According to Zumwalt (1989), Passe (1999) and others, subject-matter, or curricular knowledge, has often been given a role of lesser importance in the knowledge base for beginning teachers than that assigned to pedagogical knowledge. Perhaps a major reason for the traditionally low status of subject knowledge is the fact that teachers have often taught a prescribed curriculum over which they had little control. This changed to some extent in the 1990s as the trend toward decentralization of educational decision-making gave teachers expanded roles in curricular planning (Passe, 1999). Currently, however, with the “standards” movement of the Twenty-First Century, content is again more centrally controlled and prescribed. Growing emphasis on preparing students to passing state-mandated tests to assure school and district “annual yearly progress” further limits teachers’ opportunities to determine how and what they might teach. Still, even in situations where the overall curriculum is based on specific sets of standards, it is often the teachers’ responsibility to determine what content should be taught to meet those standards (Scherer, 2001, p. 17). Therefore, it remains vitally important for teachers to have in-depth knowledge of the disciplines they teach, including not only factual knowledge, but also organizing principles, central concepts, and the “ways in which new knowledge is brought into the field” (Grossman, Wilson, and Shulman, 1989, p. 29).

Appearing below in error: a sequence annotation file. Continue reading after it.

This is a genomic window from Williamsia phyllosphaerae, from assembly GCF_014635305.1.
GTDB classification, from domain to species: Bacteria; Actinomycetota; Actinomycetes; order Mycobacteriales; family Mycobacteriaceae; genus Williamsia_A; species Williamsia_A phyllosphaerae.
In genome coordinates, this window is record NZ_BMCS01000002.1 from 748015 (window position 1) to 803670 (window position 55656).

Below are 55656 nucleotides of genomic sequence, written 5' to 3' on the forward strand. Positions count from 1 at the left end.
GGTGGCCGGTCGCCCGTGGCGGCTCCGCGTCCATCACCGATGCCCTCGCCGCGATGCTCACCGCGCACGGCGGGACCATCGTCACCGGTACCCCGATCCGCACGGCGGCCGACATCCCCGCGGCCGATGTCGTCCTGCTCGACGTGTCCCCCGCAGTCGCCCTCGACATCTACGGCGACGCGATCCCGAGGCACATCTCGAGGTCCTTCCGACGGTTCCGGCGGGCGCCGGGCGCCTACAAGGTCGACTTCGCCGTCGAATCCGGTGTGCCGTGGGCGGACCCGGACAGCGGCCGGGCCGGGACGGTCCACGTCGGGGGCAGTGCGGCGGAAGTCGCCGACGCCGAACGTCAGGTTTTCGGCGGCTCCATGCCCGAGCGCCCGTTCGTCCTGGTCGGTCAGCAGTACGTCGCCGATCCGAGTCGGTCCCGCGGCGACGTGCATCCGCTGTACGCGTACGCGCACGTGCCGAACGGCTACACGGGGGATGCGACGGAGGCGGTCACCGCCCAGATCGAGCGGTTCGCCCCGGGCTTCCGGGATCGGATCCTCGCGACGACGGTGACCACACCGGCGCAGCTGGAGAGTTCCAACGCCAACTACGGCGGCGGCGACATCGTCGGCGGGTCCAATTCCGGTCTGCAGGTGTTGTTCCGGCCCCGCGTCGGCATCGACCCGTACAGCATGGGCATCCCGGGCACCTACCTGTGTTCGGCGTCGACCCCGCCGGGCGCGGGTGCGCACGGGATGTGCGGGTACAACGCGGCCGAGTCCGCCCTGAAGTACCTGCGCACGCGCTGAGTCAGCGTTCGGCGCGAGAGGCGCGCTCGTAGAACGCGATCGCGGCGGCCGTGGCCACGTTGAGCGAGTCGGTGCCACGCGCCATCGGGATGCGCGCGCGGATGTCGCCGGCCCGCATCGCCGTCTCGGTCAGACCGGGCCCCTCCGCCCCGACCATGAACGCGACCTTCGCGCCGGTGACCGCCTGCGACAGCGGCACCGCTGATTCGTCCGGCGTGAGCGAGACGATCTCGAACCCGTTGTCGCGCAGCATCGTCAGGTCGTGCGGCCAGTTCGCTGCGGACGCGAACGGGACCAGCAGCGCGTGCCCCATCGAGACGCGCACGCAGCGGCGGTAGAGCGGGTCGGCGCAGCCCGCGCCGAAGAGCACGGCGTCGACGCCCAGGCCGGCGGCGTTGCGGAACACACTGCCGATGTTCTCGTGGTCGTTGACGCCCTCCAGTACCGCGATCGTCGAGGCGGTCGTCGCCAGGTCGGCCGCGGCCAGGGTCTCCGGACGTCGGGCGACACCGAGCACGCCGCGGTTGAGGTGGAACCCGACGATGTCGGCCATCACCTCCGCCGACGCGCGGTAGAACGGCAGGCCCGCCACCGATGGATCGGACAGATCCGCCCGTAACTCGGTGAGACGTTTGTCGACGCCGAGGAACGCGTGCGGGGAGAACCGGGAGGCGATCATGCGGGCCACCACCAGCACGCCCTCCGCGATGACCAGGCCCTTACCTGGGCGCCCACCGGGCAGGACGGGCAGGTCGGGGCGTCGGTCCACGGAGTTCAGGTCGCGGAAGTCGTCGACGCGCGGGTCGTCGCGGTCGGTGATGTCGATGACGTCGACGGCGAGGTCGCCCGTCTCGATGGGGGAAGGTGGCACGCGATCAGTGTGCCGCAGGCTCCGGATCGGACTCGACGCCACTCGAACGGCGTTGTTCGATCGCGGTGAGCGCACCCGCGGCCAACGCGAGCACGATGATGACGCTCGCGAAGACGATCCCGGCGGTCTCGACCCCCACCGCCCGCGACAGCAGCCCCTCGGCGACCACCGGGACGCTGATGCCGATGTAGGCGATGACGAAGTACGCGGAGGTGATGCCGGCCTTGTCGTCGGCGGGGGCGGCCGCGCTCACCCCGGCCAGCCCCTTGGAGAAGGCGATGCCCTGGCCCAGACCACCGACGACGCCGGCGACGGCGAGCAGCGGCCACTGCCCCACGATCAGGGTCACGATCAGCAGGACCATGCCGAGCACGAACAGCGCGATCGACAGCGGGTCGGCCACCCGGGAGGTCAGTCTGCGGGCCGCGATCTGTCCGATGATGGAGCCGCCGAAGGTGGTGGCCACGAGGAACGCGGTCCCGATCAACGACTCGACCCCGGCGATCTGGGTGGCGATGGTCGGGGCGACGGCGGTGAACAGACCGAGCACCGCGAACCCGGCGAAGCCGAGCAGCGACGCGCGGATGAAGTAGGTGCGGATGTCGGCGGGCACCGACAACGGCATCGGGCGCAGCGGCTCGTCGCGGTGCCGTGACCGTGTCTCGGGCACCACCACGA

Our summary of subject-matter (curricular knowledge) begins by describing approaches that seek to structure (or organize) knowledge. Summaries of subject-matter based on the Minnesota Academic Standards and selected national standards are then presented, followed by information about approaches to interdisciplinary instruction. Though this chapter of the knowledge base focuses only on instructional content, it is important to note that content and pedagogy are strongly connected. As Passe (1999) wrote, what is taught (content or subject matter) has an important influence on decisions regarding instruction. However, since approaches to instruction are described elsewhere within the knowledge base, that information will not be duplicated here.